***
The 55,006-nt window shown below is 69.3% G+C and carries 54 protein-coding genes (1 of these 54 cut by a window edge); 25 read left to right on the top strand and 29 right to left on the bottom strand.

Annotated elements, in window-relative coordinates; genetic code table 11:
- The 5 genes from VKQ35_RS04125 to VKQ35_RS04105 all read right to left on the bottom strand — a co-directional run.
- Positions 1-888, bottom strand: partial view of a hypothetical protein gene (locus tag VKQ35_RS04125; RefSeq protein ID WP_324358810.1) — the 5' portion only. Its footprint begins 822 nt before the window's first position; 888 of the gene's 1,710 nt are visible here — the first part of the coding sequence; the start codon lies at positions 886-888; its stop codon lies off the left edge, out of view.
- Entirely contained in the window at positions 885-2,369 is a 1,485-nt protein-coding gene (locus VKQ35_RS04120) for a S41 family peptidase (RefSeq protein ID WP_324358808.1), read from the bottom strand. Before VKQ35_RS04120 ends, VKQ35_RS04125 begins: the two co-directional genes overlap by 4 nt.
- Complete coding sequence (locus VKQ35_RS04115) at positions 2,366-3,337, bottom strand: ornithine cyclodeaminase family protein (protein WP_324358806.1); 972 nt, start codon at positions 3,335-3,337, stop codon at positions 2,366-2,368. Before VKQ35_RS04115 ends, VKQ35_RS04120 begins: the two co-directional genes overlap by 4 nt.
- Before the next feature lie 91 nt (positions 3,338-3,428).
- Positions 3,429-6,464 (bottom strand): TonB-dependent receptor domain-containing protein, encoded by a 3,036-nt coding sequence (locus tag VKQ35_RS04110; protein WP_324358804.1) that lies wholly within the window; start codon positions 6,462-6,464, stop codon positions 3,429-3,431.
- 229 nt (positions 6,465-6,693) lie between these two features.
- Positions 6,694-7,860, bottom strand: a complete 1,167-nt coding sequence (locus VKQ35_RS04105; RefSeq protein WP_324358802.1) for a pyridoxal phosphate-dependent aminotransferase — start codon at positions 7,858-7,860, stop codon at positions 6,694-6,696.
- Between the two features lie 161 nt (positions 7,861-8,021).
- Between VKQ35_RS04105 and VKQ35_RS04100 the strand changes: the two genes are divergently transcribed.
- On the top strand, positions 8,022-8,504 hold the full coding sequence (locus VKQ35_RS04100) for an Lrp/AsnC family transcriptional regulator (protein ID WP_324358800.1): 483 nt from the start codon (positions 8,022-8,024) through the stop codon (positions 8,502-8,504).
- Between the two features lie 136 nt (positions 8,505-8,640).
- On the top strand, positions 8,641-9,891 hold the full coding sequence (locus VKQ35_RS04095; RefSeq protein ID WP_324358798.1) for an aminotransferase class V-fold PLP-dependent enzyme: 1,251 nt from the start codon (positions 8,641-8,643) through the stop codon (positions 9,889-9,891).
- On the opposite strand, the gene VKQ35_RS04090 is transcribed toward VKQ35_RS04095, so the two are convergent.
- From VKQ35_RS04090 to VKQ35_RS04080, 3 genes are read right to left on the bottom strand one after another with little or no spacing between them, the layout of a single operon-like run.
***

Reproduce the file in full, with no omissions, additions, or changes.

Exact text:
The 55,006-nt window shown below is 69.3% G+C and carries 54 protein-coding genes (1 of these 54 cut by a window edge); 25 read left to right on the top strand and 29 right to left on the bottom strand.

Annotated elements, in window-relative coordinates; genetic code table 11:
- The 5 genes from VKQ35_RS04125 to VKQ35_RS04105 all read right to left on the bottom strand — a co-directional run.
- Positions 1-888, bottom strand: partial view of a hypothetical protein gene (locus tag VKQ35_RS04125; RefSeq protein ID WP_324358810.1) — the 5' portion only. Its footprint begins 822 nt before the window's first position; 888 of the gene's 1,710 nt are visible here — the first part of the coding sequence; the start codon lies at positions 886-888; its stop codon lies off the left edge, out of view.
- Entirely contained in the window at positions 885-2,369 is a 1,485-nt protein-coding gene (locus VKQ35_RS04120) for a S41 family peptidase (RefSeq protein ID WP_324358808.1), read from the bottom strand. Before VKQ35_RS04120 ends, VKQ35_RS04125 begins: the two co-directional genes overlap by 4 nt.
- Complete coding sequence (locus VKQ35_RS04115) at positions 2,366-3,337, bottom strand: ornithine cyclodeaminase family protein (protein WP_324358806.1); 972 nt, start codon at positions 3,335-3,337, stop codon at positions 2,366-2,368. Before VKQ35_RS04115 ends, VKQ35_RS04120 begins: the two co-directional genes overlap by 4 nt.
- Before the next feature lie 91 nt (positions 3,338-3,428).
- Positions 3,429-6,464 (bottom strand): TonB-dependent receptor domain-containing protein, encoded by a 3,036-nt coding sequence (locus tag VKQ35_RS04110; protein WP_324358804.1) that lies wholly within the window; start codon positions 6,462-6,464, stop codon positions 3,429-3,431.
- 229 nt (positions 6,465-6,693) lie between these two features.
- Positions 6,694-7,860, bottom strand: a complete 1,167-nt coding sequence (locus VKQ35_RS04105; RefSeq protein WP_324358802.1) for a pyridoxal phosphate-dependent aminotransferase — start codon at positions 7,858-7,860, stop codon at positions 6,694-6,696.
- Between the two features lie 161 nt (positions 7,861-8,021).
- Between VKQ35_RS04105 and VKQ35_RS04100 the strand changes: the two genes are divergently transcribed.
- On the top strand, positions 8,022-8,504 hold the full coding sequence (locus VKQ35_RS04100) for an Lrp/AsnC family transcriptional regulator (protein ID WP_324358800.1): 483 nt from the start codon (positions 8,022-8,024) through the stop codon (positions 8,502-8,504).
- Between the two features lie 136 nt (positions 8,505-8,640).
- On the top strand, positions 8,641-9,891 hold the full coding sequence (locus VKQ35_RS04095; RefSeq protein ID WP_324358798.1) for an aminotransferase class V-fold PLP-dependent enzyme: 1,251 nt from the start codon (positions 8,641-8,643) through the stop codon (positions 9,889-9,891).
- On the opposite strand, the gene VKQ35_RS04090 is transcribed toward VKQ35_RS04095, so the two are convergent.
- From VKQ35_RS04090 to VKQ35_RS04080, 3 genes are read right to left on the bottom strand one after another with little or no spacing between them, the layout of a single operon-like run.